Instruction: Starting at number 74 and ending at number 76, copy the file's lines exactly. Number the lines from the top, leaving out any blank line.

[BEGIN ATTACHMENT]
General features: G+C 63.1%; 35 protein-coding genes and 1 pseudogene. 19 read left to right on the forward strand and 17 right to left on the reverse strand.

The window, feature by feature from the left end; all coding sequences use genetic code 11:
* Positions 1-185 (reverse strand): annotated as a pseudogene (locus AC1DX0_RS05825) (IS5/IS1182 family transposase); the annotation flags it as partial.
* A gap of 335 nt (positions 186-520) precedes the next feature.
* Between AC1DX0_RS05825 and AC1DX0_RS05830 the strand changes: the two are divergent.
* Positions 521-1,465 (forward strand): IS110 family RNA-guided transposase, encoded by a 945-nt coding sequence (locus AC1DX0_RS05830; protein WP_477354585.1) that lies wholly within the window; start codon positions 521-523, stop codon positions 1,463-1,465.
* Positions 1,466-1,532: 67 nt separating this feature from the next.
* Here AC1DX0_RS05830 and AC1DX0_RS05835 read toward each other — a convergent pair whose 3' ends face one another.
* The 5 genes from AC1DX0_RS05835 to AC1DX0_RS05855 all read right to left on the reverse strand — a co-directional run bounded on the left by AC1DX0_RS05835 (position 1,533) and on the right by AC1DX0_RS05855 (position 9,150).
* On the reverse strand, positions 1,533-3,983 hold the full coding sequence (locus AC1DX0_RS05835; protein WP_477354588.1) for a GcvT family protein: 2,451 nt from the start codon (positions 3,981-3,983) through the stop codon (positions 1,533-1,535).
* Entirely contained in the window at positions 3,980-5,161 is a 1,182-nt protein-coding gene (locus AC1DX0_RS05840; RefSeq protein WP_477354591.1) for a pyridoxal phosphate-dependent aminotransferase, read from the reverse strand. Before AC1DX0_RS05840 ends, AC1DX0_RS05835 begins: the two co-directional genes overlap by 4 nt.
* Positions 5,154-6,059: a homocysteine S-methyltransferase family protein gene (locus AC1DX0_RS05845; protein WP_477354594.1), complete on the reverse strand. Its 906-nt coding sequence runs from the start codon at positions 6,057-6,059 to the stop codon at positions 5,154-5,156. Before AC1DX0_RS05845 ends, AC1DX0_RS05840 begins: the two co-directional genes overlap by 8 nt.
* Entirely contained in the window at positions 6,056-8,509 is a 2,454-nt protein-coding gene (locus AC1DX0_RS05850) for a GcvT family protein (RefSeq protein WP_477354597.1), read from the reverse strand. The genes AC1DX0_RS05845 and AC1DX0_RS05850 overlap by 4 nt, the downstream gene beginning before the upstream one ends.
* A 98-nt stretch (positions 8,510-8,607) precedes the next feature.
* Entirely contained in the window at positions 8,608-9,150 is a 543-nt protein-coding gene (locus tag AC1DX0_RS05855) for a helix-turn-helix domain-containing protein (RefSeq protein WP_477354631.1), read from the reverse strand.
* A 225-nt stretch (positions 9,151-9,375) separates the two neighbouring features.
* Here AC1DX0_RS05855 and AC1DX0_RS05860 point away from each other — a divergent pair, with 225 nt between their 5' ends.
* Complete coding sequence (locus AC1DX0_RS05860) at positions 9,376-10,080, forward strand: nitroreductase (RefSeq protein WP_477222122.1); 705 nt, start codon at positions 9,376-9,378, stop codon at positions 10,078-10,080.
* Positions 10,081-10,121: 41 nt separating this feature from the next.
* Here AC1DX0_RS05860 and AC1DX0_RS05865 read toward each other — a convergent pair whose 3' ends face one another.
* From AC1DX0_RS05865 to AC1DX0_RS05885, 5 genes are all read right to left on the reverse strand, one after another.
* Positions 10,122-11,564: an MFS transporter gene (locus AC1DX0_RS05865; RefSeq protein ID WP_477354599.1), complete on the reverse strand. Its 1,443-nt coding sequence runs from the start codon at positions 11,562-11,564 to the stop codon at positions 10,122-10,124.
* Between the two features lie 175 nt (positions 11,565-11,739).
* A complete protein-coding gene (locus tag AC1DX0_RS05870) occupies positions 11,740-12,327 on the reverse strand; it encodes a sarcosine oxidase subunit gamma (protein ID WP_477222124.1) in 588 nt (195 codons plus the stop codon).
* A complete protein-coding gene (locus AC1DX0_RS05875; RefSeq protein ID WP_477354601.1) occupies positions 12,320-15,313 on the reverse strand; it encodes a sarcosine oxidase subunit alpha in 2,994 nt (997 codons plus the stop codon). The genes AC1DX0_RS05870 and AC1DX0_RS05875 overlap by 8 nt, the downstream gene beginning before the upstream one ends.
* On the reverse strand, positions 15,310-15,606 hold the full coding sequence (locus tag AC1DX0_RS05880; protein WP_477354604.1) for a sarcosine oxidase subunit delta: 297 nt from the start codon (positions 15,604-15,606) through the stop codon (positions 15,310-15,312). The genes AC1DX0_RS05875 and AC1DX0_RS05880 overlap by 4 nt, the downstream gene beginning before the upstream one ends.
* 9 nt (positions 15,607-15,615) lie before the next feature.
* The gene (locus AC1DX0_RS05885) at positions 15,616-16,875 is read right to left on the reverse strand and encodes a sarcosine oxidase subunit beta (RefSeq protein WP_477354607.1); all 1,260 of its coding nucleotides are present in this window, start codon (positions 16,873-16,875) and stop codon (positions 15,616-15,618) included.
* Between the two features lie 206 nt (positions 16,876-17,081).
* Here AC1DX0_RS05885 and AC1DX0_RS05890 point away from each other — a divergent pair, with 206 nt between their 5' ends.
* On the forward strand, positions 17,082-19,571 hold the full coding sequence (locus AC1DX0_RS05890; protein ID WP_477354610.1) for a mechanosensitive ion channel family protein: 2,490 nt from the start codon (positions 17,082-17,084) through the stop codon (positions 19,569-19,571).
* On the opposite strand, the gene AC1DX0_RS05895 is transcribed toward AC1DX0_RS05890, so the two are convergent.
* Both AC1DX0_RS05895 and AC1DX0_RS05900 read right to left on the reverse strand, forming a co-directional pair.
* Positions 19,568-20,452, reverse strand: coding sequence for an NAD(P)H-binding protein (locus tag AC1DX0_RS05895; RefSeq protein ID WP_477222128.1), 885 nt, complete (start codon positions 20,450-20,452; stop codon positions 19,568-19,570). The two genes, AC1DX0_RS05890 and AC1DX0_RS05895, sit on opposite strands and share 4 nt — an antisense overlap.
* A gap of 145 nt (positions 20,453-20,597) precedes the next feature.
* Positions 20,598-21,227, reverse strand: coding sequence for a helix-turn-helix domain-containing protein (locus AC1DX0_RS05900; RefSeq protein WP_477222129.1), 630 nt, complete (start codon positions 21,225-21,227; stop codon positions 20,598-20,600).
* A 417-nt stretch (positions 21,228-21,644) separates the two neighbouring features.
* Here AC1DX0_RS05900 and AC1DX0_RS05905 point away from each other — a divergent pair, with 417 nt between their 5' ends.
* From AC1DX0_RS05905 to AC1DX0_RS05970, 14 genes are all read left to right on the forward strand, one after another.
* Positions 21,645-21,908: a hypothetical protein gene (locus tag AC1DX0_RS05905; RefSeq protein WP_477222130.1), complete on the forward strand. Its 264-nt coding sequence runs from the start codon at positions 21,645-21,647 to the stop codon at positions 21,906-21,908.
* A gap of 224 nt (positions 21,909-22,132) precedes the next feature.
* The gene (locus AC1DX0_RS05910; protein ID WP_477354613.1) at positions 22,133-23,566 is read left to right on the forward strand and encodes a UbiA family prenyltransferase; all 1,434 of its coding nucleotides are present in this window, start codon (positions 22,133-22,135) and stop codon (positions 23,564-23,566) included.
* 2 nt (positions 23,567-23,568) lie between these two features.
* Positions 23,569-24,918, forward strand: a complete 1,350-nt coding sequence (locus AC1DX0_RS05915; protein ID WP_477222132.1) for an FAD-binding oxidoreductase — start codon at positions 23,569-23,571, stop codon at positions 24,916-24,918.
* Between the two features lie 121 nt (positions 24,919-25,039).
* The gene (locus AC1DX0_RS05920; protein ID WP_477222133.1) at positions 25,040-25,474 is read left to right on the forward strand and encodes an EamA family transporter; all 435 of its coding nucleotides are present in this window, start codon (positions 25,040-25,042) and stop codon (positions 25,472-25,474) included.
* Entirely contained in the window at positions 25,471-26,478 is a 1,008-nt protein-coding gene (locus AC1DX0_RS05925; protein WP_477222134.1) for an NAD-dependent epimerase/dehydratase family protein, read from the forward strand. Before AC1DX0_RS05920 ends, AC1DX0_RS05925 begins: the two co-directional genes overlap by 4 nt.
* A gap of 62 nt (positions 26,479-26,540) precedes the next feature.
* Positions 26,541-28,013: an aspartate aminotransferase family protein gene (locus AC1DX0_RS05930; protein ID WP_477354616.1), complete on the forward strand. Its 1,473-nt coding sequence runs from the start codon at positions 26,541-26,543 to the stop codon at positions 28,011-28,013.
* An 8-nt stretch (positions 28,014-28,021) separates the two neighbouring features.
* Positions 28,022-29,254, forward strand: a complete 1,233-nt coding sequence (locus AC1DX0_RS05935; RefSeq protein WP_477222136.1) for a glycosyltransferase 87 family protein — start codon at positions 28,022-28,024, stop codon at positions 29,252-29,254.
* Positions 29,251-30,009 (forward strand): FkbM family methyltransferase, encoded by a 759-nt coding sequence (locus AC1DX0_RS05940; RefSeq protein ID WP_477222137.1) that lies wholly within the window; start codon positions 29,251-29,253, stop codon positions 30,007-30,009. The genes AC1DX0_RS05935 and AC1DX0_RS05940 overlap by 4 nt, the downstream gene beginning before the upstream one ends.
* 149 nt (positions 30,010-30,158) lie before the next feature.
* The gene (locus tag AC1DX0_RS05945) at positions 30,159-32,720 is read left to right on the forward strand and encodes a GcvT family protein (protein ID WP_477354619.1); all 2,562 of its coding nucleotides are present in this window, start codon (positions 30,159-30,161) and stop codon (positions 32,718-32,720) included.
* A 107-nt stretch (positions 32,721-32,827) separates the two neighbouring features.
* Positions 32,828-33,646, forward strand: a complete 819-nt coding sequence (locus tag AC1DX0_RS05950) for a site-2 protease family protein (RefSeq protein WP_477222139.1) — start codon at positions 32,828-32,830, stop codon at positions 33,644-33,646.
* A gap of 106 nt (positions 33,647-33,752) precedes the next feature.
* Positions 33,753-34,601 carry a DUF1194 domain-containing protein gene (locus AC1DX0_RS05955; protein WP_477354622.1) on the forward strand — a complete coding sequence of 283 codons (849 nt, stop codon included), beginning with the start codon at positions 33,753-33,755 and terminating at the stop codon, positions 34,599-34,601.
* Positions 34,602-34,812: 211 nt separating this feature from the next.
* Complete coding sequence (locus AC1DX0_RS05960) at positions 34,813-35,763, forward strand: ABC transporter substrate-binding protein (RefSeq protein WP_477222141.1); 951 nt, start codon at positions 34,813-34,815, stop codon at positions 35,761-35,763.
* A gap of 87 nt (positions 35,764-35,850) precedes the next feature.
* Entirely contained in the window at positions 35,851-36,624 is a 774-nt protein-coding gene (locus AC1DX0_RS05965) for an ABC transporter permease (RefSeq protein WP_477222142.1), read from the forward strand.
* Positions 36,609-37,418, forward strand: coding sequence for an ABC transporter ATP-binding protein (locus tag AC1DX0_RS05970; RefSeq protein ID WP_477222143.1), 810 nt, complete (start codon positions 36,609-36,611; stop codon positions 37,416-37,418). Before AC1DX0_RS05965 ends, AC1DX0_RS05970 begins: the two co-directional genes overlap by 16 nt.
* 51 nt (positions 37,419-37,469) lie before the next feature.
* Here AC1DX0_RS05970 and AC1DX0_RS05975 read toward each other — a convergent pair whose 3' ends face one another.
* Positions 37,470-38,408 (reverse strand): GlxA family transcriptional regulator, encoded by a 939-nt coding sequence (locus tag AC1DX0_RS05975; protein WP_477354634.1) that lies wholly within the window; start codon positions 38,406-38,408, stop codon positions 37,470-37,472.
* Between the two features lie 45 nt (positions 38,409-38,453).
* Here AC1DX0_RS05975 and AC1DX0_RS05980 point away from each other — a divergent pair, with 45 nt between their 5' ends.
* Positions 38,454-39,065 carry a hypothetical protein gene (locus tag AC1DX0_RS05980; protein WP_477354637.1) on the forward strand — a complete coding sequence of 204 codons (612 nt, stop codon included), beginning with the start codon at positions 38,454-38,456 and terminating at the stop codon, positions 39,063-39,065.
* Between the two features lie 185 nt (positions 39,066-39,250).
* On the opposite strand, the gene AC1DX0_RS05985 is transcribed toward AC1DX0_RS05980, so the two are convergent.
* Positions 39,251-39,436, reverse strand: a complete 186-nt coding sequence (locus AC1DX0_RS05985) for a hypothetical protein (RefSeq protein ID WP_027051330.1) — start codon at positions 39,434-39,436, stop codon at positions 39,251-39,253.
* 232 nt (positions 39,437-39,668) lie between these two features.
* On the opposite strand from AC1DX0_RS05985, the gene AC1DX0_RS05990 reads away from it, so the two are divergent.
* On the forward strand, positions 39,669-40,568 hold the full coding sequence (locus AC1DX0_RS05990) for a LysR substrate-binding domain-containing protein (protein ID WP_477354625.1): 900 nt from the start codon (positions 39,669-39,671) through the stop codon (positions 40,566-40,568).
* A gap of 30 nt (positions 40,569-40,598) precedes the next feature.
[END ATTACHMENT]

* On the opposite strand from AC1DX0_RS05985, the gene AC1DX0_RS05990 reads away from it, so the two are divergent.
* On the forward strand, positions 39,669-40,568 hold the full coding sequence (locus AC1DX0_RS05990) for a LysR substrate-binding domain-containing protein (protein ID WP_477354625.1): 900 nt from the start codon (positions 39,669-39,671) through the stop codon (positions 40,566-40,568).
* A gap of 30 nt (positions 40,569-40,598) precedes the next feature.